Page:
We are introducing enhanced monitoring which includes a number of measures that will help to provide advice to travellers if they feel unwell.

For those travelling back directly from Wuhan, this includes a Port Health team and clinicians who will meet each direct flight aircraft to provide advice and support to those that feel unwell.

The team will:

• check for symptoms of Coronavirus and provide information to all passengers about symptoms, and what to do if they become ill

• have Mandarin and Cantonese language support and leaflets will be available to passengers

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Most people who develop symptoms will get them after leaving the airport and so our priority is providing UK residents and travellers with the latest information to make sure they know what to do if they experience symptoms, and the NHS and PHE have an established plan to respond to someone who becomes unwell. The latest advice from PHE is published on gov.uk: www.gov.uk/government/news/wuhan-novel-coronavirus-and-avian-flu-advice-for-travel-to-china

How does the testing process work? What is involved?

When a doctor, nurse or other medical professional suspects a case of the virus, they take samples from the nose, throat and deeper respiratory samples, package and send them safely to PHE Colindale. PHE can provide a laboratory result from this specific virus on the same working day.

PHE also has the capability to sequence the viral genome and compare this to published sequences from China, if a case occurs. This will provide valuable information on any mutations in the virus over time and allow an improved understanding of how it spreads.

If the situation gets worse in Wuhan, will you introduce full clinical screening?

As this is a new emerging infection, scientific understanding of this disease is evolving rapidly. The measures set out here will be regularly reviewed to assess their effectiveness in identifying cases and in light of the emerging global picture.

Why were enhanced monitoring procedures not implemented earlier?

UK public health measures are world leading and our excellent NHS is well prepared to manage and treat new diseases. We have been carefully monitoring the situation in Wuhan for some time and are ready to put in place proportionate, precautionary measures.

The risk to the UK public is low and no cases have been confirmed in the UK.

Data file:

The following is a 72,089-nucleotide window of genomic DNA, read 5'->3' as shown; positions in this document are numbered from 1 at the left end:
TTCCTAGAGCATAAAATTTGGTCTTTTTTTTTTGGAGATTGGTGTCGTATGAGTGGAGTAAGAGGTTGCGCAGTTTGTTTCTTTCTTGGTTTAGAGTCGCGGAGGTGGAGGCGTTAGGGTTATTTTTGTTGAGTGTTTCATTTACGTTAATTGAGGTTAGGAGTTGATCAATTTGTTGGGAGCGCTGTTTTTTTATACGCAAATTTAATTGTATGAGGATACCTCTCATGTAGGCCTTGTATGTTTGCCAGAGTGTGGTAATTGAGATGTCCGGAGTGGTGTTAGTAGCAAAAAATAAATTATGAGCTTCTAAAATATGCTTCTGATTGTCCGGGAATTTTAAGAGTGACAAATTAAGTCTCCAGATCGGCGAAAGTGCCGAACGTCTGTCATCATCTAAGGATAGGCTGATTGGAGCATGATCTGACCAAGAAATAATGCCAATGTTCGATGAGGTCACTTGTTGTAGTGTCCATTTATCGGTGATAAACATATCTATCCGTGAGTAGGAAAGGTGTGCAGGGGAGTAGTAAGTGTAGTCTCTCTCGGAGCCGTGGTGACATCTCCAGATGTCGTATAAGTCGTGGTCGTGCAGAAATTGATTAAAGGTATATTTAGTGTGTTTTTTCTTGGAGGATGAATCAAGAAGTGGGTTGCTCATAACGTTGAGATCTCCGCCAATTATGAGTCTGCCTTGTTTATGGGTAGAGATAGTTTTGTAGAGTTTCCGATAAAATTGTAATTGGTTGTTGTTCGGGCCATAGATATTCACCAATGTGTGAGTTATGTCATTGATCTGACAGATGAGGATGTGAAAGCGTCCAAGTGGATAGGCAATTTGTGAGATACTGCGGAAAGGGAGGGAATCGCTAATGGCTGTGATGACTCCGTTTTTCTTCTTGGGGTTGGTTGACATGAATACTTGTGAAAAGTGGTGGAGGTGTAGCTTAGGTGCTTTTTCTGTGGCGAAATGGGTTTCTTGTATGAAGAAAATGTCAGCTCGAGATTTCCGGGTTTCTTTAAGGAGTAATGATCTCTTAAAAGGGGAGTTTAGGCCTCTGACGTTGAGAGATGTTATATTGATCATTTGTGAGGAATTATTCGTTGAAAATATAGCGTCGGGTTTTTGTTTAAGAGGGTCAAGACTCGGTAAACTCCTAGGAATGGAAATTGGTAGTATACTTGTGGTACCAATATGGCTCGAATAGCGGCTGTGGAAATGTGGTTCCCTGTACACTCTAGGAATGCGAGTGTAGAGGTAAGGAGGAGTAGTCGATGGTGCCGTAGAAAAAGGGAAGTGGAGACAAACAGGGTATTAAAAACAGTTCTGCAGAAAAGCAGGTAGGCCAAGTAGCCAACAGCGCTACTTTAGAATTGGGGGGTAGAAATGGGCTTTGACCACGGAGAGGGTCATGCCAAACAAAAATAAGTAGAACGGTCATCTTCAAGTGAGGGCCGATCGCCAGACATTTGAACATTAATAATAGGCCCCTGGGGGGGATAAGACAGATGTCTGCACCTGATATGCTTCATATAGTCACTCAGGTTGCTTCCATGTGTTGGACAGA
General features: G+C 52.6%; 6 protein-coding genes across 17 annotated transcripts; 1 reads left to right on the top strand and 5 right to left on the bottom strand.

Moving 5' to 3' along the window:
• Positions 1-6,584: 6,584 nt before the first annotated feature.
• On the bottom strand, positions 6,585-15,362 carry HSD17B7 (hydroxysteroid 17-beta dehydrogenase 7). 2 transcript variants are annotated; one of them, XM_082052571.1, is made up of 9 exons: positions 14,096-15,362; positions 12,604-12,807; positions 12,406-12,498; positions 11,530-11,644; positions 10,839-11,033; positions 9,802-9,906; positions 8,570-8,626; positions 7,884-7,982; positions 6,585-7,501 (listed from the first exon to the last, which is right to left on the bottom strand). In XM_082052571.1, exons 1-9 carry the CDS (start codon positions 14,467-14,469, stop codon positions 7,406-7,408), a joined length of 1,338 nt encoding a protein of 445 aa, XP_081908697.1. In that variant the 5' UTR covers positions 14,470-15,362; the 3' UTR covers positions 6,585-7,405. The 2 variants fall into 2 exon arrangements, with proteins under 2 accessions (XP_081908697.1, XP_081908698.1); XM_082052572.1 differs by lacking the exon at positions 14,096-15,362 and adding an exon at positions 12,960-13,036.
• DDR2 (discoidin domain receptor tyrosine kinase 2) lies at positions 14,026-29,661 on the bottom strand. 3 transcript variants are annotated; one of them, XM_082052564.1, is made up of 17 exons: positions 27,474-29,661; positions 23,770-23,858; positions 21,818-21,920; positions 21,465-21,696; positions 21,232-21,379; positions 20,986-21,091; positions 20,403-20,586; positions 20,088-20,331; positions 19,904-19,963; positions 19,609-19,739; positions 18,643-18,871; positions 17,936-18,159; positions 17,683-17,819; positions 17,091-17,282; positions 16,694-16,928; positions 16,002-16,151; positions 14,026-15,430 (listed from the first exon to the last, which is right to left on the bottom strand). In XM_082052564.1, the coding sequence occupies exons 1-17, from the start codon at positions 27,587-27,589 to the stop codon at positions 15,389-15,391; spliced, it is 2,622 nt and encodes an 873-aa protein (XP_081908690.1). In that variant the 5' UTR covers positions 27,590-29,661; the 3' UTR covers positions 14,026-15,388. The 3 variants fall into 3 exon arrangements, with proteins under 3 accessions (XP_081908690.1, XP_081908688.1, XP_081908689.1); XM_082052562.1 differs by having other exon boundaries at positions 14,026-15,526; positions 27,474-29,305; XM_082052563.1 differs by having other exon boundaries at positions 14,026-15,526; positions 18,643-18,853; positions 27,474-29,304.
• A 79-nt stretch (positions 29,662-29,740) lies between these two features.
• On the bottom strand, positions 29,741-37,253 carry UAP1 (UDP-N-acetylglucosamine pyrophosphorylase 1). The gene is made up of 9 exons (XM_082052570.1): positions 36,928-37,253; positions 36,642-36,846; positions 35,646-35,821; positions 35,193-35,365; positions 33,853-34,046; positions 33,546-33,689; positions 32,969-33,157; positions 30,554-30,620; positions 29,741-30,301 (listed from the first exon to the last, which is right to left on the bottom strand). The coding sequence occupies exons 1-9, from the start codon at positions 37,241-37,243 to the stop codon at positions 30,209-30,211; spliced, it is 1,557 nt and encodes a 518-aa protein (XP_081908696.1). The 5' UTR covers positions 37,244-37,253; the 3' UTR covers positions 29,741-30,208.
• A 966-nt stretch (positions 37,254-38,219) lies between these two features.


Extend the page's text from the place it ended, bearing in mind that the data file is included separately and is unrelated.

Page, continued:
How are Scotland, Wales and Northern Ireland affected?

Scotland, Wales and Northern Ireland do not have direct flights from Wuhan so will not be introducing enhanced monitoring measures. They are working closely with Public Health England and DHSC to continually monitor the situation and will take action if necessary.

Have there been any confirmed cases in the UK or UK nationals abroad?

There are no confirmed cases of this new infection in the UK, or of UK citizens abroad.

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What measures do we have in place if a case arrives in the UK?

The UK is well prepared for new diseases and our approach is being kept under constant review. Doctors, nurses and other medical staff in primary and secondary care have already received advice, covering initial detection and investigation of possible cases, infection prevention and control, and clinical diagnostics.

The Chief Medical Officer, Medical Director PHE and Medical Director NHSE/I have issued advice to frontline staff to increase awareness of the situation and actions to take if necessary.

There are a number of infectious disease units around the country able to take suspected patients.

Thanks to PHE, the UK is now one of the first countries outside China to have a prototype specific laboratory test for this novel disease.

What precautions should people take / what should people experiencing symptoms do?

If you are traveling to Wuhan, you should maintain good hand, respiratory and personal hygiene and should avoid visiting animal and bird markets or people who are ill with respiratory symptoms. Individuals should seek medical attention if they develop respiratory symptoms within 14 days of visiting Wuhan, either in China or on their return to the UK. They should phone ahead before attending any health services and mention their recent travel to the city.